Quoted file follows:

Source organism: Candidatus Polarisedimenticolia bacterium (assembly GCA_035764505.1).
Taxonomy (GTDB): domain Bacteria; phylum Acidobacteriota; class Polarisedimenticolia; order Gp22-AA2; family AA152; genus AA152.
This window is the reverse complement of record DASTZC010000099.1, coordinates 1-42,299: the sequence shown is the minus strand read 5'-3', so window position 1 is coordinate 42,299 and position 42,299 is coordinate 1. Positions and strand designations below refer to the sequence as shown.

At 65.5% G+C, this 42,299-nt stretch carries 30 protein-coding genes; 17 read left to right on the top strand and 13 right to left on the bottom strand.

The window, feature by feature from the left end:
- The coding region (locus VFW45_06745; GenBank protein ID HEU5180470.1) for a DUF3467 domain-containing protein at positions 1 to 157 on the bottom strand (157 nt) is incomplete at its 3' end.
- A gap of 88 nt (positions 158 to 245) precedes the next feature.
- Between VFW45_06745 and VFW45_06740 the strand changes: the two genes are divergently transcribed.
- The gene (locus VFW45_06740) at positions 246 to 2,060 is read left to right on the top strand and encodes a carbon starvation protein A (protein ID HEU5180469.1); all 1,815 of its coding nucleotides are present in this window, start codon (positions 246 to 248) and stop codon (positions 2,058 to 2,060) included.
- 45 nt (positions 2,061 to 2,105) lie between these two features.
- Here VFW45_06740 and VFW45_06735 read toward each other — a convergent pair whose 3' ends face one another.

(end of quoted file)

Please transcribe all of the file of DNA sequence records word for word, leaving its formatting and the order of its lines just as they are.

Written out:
Source organism: Candidatus Polarisedimenticolia bacterium (assembly GCA_035764505.1).
Taxonomy (GTDB): domain Bacteria; phylum Acidobacteriota; class Polarisedimenticolia; order Gp22-AA2; family AA152; genus AA152.
This window is the reverse complement of record DASTZC010000099.1, coordinates 1-42,299: the sequence shown is the minus strand read 5'-3', so window position 1 is coordinate 42,299 and position 42,299 is coordinate 1. Positions and strand designations below refer to the sequence as shown.

At 65.5% G+C, this 42,299-nt stretch carries 30 protein-coding genes; 17 read left to right on the top strand and 13 right to left on the bottom strand.

The window, feature by feature from the left end:
- The coding region (locus VFW45_06745; GenBank protein ID HEU5180470.1) for a DUF3467 domain-containing protein at positions 1 to 157 on the bottom strand (157 nt) is incomplete at its 3' end.
- A gap of 88 nt (positions 158 to 245) precedes the next feature.
- Between VFW45_06745 and VFW45_06740 the strand changes: the two genes are divergently transcribed.
- The gene (locus VFW45_06740) at positions 246 to 2,060 is read left to right on the top strand and encodes a carbon starvation protein A (protein ID HEU5180469.1); all 1,815 of its coding nucleotides are present in this window, start codon (positions 246 to 248) and stop codon (positions 2,058 to 2,060) included.
- 45 nt (positions 2,061 to 2,105) lie between these two features.
- Here VFW45_06740 and VFW45_06735 read toward each other — a convergent pair whose 3' ends face one another.